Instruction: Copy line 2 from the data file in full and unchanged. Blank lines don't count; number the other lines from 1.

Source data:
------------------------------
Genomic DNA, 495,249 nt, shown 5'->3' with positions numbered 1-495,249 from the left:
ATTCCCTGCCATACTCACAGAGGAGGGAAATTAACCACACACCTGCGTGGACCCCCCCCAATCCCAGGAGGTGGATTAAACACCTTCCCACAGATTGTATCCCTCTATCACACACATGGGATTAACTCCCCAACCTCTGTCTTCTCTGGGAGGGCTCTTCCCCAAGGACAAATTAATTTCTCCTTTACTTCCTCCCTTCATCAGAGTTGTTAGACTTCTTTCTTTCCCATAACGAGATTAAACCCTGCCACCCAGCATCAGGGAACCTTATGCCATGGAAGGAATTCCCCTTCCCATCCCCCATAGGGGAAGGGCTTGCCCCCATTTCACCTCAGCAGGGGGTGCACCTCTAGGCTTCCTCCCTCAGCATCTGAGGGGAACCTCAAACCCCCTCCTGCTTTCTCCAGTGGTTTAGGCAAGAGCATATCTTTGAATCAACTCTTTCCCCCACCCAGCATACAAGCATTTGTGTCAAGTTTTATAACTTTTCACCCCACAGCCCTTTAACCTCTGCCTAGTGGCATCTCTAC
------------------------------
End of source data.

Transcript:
ATTCCCTGCCATACTCACAGAGGAGGGAAATTAACCACACACCTGCGTGGACCCCCCCCAATCCCAGGAGGTGGATTAAACACCTTCCCACAGATTGTATCCCTCTATCACACACATGGGATTAACTCCCCAACCTCTGTCTTCTCTGGGAGGGCTCTTCCCCAAGGACAAATTAATTTCTCCTTTACTTCCTCCCTTCATCAGAGTTGTTAGACTTCTTTCTTTCCCATAACGAGATTAAACCCTGCCACCCAGCATCAGGGAACCTTATGCCATGGAAGGAATTCCCCTTCCCATCCCCCATAGGGGAAGGGCTTGCCCCCATTTCACCTCAGCAGGGGGTGCACCTCTAGGCTTCCTCCCTCAGCATCTGAGGGGAACCTCAAACCCCCTCCTGCTTTCTCCAGTGGTTTAGGCAAGAGCATATCTTTGAATCAACTCTTTCCCCCACCCAGCATACAAGCATTTGTGTCAAGTTTTATAACTTTTCACCCCACAGCCCTTTAACCTCTGCCTAGTGGCATCTCTAC